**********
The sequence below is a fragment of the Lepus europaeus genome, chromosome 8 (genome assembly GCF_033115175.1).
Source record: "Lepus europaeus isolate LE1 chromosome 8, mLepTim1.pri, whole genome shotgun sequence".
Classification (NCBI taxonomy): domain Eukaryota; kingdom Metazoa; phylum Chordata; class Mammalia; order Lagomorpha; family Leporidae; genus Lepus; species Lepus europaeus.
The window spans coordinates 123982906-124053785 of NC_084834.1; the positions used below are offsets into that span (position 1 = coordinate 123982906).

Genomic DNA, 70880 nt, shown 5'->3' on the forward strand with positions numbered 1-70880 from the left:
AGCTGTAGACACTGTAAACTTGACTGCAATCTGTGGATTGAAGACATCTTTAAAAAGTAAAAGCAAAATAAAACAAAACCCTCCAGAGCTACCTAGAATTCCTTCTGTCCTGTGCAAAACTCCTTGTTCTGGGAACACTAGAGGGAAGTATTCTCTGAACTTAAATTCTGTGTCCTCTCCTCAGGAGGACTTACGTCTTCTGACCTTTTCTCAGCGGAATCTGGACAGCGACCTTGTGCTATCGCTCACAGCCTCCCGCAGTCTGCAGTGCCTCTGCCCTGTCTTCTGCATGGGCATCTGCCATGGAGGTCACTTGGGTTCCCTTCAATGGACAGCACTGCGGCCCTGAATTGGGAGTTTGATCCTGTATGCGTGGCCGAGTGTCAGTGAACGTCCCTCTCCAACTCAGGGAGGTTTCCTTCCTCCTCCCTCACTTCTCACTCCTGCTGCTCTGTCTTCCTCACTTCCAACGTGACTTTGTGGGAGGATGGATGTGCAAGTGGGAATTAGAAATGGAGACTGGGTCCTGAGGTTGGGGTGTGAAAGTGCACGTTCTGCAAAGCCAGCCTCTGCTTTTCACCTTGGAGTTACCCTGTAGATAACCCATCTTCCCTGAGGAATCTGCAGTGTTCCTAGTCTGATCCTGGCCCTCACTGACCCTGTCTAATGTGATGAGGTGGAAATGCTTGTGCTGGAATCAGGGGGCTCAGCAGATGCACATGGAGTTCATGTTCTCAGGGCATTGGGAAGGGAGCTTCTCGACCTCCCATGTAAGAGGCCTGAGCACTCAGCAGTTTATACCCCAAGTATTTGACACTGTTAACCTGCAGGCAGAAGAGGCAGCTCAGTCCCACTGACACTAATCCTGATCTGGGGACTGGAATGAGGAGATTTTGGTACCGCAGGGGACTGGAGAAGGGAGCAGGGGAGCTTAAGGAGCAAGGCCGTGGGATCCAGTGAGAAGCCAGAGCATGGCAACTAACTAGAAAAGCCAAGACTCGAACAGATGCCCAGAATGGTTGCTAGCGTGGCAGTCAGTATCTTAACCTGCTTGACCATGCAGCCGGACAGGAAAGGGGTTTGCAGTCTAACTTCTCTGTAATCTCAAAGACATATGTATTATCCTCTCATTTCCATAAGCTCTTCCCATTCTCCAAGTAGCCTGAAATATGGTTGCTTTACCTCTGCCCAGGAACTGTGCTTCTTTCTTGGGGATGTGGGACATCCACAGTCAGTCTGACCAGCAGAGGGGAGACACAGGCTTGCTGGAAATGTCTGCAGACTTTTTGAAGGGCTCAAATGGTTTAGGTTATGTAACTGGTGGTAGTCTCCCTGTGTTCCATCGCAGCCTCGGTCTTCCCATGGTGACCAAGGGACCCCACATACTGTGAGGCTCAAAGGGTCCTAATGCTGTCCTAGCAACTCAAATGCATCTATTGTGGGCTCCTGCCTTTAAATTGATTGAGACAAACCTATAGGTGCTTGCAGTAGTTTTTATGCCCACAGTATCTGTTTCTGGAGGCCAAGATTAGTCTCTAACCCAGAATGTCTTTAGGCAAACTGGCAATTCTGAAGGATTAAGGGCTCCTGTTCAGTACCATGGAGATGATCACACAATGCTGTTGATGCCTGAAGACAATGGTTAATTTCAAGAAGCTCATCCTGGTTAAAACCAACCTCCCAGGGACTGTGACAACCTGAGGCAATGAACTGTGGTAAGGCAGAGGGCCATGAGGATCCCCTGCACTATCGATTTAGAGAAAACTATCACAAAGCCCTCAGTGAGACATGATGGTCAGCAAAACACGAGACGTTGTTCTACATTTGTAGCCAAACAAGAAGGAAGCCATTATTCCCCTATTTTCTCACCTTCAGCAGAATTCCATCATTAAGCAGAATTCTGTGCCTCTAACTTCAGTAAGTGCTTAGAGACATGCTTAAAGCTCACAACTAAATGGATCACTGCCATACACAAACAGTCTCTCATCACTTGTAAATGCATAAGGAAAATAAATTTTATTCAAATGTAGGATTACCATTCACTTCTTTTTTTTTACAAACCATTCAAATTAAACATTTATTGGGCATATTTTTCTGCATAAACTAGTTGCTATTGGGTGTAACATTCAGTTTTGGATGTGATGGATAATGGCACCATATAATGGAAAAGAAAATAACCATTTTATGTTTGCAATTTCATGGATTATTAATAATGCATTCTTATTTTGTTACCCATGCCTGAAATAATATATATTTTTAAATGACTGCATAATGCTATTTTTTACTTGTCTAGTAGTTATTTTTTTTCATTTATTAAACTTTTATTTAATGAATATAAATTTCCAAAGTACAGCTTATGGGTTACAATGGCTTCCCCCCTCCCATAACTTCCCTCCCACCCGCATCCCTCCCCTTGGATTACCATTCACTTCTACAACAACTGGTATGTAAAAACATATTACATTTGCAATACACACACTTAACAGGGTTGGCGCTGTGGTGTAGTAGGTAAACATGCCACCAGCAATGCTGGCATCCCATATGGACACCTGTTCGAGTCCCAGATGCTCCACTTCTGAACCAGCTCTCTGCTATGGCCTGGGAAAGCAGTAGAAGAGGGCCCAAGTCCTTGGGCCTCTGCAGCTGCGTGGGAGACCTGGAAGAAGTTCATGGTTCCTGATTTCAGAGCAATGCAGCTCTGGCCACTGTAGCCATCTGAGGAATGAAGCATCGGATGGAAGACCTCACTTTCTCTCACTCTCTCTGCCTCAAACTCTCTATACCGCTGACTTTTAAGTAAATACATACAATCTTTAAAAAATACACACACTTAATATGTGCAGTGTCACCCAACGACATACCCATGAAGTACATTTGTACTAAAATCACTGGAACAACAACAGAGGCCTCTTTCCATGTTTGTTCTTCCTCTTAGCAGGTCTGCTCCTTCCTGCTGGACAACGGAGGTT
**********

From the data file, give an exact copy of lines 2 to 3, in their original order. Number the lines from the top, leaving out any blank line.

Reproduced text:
Source record: "Lepus europaeus isolate LE1 chromosome 8, mLepTim1.pri, whole genome shotgun sequence".
Classification (NCBI taxonomy): domain Eukaryota; kingdom Metazoa; phylum Chordata; class Mammalia; order Lagomorpha; family Leporidae; genus Lepus; species Lepus europaeus.